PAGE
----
Creating an LLC also gives you additional financing options, as it is easier to get loans and funding when functioning under this business structure.
Pros: Complete control while protecting your personal assets from liability, great for medium or higher-risk businesses
Cons: must pay self-employment taxes and personal or corporate taxes, may have to change the agreement based on membership
Want to learn more about the different types of hair salons?
4. Other Structures
There are other options out there for you, including the corporation, or C corp, and the S corporation, or an S corp. In both cases, these are separate entities from their owners. Why aren’t these higher on the list? Simply because they are more applicable for larger businesses. These corporations are often taxed twice—on their profits and then when shareholders are paid. While they are great for limiting personal liability, you also have to keep extensive records.
In most cases, they also have special limits and eligibilities to become one of these corporations. For example, a S corp requires you to have no more than 100 people and all of them must be U.S. citizens to be considered in this business structure. The C corp goes through corporate tax, while the S corp goes through personal tax.
Because of the strict rules and necessary information—along with frequently requiring a board of directors to run the corporation—these are not good options for your hair salon business. Stick with the limited liability company, sole proprietorship, or partnership in your small business.
How to Choose Your Business Structure
The majority of hair salons in the industry right now are limited liability corporations. Because of the benefits of limiting your liability, separating your assets, and allowing for tax flexibility, you can better grow and thrive in your business without worrying about how it affects your personal taxes.
The other most common business structures for your hair salon leave you and possibly your partners open and liable, leaving all your assets open in case of a lawsuit. You will also have better tax flexibility, which means you have options on how you want to pay your taxes, whether you want to leave your excess funds within your business to pay taxes separately, or shift those funds into your personal account and pay on taxes that way.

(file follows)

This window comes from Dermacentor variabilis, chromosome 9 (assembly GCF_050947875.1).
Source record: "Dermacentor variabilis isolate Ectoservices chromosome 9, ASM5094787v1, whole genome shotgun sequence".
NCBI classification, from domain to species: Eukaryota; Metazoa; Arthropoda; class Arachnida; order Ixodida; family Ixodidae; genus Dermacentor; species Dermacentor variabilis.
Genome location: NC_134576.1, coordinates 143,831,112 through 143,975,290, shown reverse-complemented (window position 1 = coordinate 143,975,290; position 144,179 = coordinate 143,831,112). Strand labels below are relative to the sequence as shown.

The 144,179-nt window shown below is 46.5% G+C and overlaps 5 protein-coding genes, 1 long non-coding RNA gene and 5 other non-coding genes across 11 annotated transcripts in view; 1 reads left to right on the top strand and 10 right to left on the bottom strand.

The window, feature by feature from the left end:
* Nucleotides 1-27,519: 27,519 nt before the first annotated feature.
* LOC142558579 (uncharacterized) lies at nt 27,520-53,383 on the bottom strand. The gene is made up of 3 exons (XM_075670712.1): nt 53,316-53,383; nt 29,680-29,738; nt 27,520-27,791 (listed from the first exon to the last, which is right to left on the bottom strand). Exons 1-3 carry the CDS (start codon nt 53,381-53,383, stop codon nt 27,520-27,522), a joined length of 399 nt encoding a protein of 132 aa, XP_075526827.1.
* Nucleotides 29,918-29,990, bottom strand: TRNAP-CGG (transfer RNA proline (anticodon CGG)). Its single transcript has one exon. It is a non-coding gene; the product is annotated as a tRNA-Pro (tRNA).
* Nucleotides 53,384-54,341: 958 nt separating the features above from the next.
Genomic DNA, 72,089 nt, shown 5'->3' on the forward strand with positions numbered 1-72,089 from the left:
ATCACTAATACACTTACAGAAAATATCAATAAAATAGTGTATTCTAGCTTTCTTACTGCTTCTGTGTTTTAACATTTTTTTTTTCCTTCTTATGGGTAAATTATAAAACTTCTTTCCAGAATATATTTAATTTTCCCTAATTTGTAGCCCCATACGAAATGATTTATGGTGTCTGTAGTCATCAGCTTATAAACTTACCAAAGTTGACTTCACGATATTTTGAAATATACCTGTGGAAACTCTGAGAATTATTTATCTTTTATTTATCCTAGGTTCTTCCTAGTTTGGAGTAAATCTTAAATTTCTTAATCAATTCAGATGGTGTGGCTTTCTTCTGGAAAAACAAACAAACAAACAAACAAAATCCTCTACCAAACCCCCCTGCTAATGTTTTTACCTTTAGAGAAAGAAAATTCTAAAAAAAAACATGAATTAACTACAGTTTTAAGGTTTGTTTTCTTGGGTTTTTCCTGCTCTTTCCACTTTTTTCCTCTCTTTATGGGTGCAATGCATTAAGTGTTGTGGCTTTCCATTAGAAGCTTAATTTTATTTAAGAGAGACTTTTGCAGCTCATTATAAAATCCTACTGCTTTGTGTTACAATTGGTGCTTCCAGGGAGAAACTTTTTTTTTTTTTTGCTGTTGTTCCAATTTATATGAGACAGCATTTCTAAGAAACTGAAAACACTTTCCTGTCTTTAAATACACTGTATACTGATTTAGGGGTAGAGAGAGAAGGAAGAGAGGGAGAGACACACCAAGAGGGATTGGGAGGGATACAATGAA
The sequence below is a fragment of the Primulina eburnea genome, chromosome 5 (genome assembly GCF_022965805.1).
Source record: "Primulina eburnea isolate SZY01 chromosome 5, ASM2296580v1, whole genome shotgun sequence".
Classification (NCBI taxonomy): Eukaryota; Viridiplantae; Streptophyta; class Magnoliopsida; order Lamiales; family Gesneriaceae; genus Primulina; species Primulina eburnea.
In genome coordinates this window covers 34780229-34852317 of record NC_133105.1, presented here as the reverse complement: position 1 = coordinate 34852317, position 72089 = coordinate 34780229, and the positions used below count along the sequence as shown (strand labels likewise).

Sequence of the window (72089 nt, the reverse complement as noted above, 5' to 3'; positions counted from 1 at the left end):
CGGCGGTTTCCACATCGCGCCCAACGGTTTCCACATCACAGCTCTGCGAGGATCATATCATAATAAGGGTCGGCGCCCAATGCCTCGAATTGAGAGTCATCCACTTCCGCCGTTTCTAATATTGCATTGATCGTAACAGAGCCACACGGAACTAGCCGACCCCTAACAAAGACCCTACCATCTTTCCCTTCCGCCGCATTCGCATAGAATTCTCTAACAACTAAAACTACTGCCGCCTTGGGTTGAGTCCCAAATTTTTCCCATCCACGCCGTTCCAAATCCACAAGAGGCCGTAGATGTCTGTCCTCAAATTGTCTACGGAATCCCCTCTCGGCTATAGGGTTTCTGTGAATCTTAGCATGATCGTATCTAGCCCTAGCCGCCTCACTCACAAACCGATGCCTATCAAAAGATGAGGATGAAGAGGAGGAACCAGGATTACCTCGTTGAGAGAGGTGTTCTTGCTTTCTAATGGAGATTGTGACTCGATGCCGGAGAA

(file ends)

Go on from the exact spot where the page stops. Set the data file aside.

In comparison to the other choices, sole proprietorship and partnerships are great if you are starting out and just want to get your feet on the ground. While they do leave you open and liable, they are also extremely flexible and easy to manage for most business owners.
Once you’ve chosen your business structure, you will need to register your business within your state. You can also start considering all the licenses you will need before you start your hair salon, including your tax identification number. While all states are different, you can find additional information through your state taxation website.
When it comes down to your business structure for your hair salon, you have to choose what’s best for you. The main considerations are how you pay your taxes, whether you, your partners, or your business is liable; and who makes the decisions on your business. Whatever you decide, make sure you are positive, as it will be hard to change it once you’re set up your business.
What licenses do I need to start a hair salon?
To start your hair salon, you will need a state cosmetology or beautician’s license or a salon manager license, a vendor licenses, a business operation license, a federal employer identification number, and a certificate of occupancy. In most cases, you can find more information about where to find these applications on your state board of taxation or revenue board website.
How much can you make owning your own hair salon?
A salon owner can make an average of $75,000 per year. An average salon can make an annual revenue of about $245,000. After taking out expenses such as marketing, supplies, your owner’s salary, rent, and building upkeep, that hair salon will make a total profit of about $19,000 per year.
Looking to start your own Salon? Get the documents you need to get organized and funded here.
Please note: This blog post is for educational purposes only and does not constitute legal advice. Please consult a legal expert to address your specific needs.
About the author. Entrepreneur and Salon Business Fan.
Hi! I am Shawn and I am a happy individual who happens to be an entrepreneur. I have owned several types of businesses in my life from a coffee shop to an import and export business to an online review business plus a few more and now I create online salon business resources for those interested in starting new ventures. It’s demanding work but I love it. I do it for those passionate about their business and their goals. That’s why when I meet a salon business owner, I see myself. I know how hard the struggle is to retain clients, find good employees and keep the business growing all while trying to stay competitive.
That’s why I created Salon Business Boss: I want to help salon business owners like you build a thriving business that brings you endless joy and supports your ideal lifestyle.